Maryland’s acting U.S. attorney has appointed an assistant prosecutor to head the office’s Opioid Fraud and Abuse Detection Unit, part of a new U.S. Department of Justice pilot program announced earlier this month.
Rachel Yasser, an assistant with the office since 2008, will lead the project in Baltimore, acting Maryland U.S. Attorney Stephen M. Schenning said Wednesday. Yasser will coordinate with investigators from local, state and federal agencies to analyze data about prescriptions for opioids and flags physicians and pharmacies dispensing unusually large quantities.
Maryland is one of 12 districts participating in the pilot program, which targets areas hit hardest by the opioid crisis. The program funds prosecutors in each district focused on investigating and prosecuting health care fraud related to prescription opioids, according to a news release from the U.S. Attorney’s Office.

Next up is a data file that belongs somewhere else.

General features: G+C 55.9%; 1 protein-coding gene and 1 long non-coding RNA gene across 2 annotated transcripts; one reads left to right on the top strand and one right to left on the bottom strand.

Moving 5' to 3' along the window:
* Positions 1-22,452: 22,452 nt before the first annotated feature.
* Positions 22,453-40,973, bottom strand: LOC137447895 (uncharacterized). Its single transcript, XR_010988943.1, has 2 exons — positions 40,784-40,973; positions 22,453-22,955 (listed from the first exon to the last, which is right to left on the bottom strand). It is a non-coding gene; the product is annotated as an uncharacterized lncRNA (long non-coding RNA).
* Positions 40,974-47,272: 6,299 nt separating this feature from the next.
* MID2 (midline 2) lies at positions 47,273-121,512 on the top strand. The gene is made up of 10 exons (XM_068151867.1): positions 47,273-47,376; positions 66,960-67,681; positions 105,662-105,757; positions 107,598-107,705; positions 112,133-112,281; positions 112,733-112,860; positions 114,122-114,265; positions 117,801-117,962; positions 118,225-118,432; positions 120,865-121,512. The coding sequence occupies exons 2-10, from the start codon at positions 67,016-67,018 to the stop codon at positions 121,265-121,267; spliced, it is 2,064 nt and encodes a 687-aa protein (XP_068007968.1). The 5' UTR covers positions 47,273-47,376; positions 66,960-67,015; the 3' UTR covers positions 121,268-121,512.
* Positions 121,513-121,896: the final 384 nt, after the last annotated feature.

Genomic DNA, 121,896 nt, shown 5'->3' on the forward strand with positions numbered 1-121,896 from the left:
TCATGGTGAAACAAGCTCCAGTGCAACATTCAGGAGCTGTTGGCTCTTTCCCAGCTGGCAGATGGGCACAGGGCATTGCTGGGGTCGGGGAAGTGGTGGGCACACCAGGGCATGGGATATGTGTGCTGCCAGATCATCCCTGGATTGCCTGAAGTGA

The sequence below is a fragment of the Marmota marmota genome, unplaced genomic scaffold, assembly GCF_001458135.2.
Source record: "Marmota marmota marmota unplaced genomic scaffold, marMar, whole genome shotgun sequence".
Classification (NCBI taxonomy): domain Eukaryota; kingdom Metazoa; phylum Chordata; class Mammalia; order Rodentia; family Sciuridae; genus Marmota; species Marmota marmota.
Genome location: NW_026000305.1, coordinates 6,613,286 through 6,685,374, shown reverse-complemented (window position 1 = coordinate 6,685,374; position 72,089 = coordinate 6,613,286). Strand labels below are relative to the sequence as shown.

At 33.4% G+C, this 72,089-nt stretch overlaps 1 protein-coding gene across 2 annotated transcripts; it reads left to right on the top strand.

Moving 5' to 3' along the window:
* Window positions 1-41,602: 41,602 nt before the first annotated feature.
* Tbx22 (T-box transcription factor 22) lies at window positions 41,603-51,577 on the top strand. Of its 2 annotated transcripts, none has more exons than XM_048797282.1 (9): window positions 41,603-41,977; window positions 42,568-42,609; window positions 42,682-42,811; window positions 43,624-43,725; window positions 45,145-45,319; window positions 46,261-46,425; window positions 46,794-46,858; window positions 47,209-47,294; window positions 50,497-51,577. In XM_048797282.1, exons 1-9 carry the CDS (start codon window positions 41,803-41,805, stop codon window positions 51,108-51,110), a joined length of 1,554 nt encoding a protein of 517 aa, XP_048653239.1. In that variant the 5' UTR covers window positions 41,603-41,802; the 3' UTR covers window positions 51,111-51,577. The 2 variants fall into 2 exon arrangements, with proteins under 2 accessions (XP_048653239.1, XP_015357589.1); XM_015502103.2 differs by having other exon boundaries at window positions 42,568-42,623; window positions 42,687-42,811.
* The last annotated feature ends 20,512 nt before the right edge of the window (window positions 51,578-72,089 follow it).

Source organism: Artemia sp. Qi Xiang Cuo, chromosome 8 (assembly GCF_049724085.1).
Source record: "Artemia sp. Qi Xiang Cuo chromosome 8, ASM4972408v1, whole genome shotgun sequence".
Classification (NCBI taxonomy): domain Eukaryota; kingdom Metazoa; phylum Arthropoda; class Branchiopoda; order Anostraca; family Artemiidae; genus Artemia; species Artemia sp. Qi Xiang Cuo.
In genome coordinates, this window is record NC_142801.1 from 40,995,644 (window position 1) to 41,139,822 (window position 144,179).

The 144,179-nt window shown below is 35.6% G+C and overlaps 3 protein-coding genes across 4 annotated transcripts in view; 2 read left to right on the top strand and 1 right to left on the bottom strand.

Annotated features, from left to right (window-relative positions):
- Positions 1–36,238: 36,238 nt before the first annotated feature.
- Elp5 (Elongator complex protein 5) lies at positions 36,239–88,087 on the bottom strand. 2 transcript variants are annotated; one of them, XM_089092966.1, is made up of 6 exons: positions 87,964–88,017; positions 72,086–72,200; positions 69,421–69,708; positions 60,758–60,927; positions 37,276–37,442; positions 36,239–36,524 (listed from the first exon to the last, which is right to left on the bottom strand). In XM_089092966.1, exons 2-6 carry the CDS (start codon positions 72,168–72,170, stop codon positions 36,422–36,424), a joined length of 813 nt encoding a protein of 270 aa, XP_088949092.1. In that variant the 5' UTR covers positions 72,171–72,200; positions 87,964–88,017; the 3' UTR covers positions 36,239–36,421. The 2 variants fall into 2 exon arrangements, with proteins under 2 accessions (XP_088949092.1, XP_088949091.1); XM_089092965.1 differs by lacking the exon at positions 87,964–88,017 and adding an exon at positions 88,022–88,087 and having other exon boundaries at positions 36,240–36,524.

Maryland recently charged two doctors in state court with running “pill mills” that illegally distributed opioids and other controlled substances. Part of the investigation involved using U.S. Drug Enforcement Administration data to track the defendants’ prescription patterns.
In 2010, Maryland reported that 504 people died from heroin or opioid overdoses; by 2015, that number had more than doubled, to 1,089. The DEA reports 80 percent of individuals addicted to heroin became addicted to prescription drugs first.